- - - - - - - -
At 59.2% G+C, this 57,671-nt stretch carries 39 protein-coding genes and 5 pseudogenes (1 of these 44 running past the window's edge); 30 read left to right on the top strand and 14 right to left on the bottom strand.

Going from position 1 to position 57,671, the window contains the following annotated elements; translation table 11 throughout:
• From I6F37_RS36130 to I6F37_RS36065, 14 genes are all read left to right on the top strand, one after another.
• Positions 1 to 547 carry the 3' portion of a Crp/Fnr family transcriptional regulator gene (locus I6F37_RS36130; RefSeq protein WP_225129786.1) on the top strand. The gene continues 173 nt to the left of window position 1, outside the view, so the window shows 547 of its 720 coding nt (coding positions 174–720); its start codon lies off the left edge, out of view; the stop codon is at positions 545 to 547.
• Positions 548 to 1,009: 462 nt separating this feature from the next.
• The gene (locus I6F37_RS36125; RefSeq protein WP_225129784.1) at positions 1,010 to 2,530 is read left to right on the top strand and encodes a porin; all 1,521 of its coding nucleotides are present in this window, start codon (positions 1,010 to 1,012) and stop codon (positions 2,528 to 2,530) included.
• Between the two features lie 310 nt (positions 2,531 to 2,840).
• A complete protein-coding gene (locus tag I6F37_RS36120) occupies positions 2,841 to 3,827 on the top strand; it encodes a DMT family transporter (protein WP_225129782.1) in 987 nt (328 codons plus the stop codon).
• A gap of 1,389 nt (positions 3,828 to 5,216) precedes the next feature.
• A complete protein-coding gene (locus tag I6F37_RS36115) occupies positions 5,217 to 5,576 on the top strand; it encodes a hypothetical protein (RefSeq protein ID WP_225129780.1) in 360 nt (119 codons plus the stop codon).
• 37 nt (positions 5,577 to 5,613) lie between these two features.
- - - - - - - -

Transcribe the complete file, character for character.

At 59.2% G+C, this 57,671-nt stretch carries 39 protein-coding genes and 5 pseudogenes (1 of these 44 running past the window's edge); 30 read left to right on the top strand and 14 right to left on the bottom strand.

Going from position 1 to position 57,671, the window contains the following annotated elements; translation table 11 throughout:
• From I6F37_RS36130 to I6F37_RS36065, 14 genes are all read left to right on the top strand, one after another.
• Positions 1 to 547 carry the 3' portion of a Crp/Fnr family transcriptional regulator gene (locus I6F37_RS36130; RefSeq protein WP_225129786.1) on the top strand. The gene continues 173 nt to the left of window position 1, outside the view, so the window shows 547 of its 720 coding nt (coding positions 174–720); its start codon lies off the left edge, out of view; the stop codon is at positions 545 to 547.
• Positions 548 to 1,009: 462 nt separating this feature from the next.
• The gene (locus I6F37_RS36125; RefSeq protein WP_225129784.1) at positions 1,010 to 2,530 is read left to right on the top strand and encodes a porin; all 1,521 of its coding nucleotides are present in this window, start codon (positions 1,010 to 1,012) and stop codon (positions 2,528 to 2,530) included.
• Between the two features lie 310 nt (positions 2,531 to 2,840).
• A complete protein-coding gene (locus tag I6F37_RS36120) occupies positions 2,841 to 3,827 on the top strand; it encodes a DMT family transporter (protein WP_225129782.1) in 987 nt (328 codons plus the stop codon).
• A gap of 1,389 nt (positions 3,828 to 5,216) precedes the next feature.
• A complete protein-coding gene (locus tag I6F37_RS36115) occupies positions 5,217 to 5,576 on the top strand; it encodes a hypothetical protein (RefSeq protein ID WP_225129780.1) in 360 nt (119 codons plus the stop codon).
• 37 nt (positions 5,577 to 5,613) lie between these two features.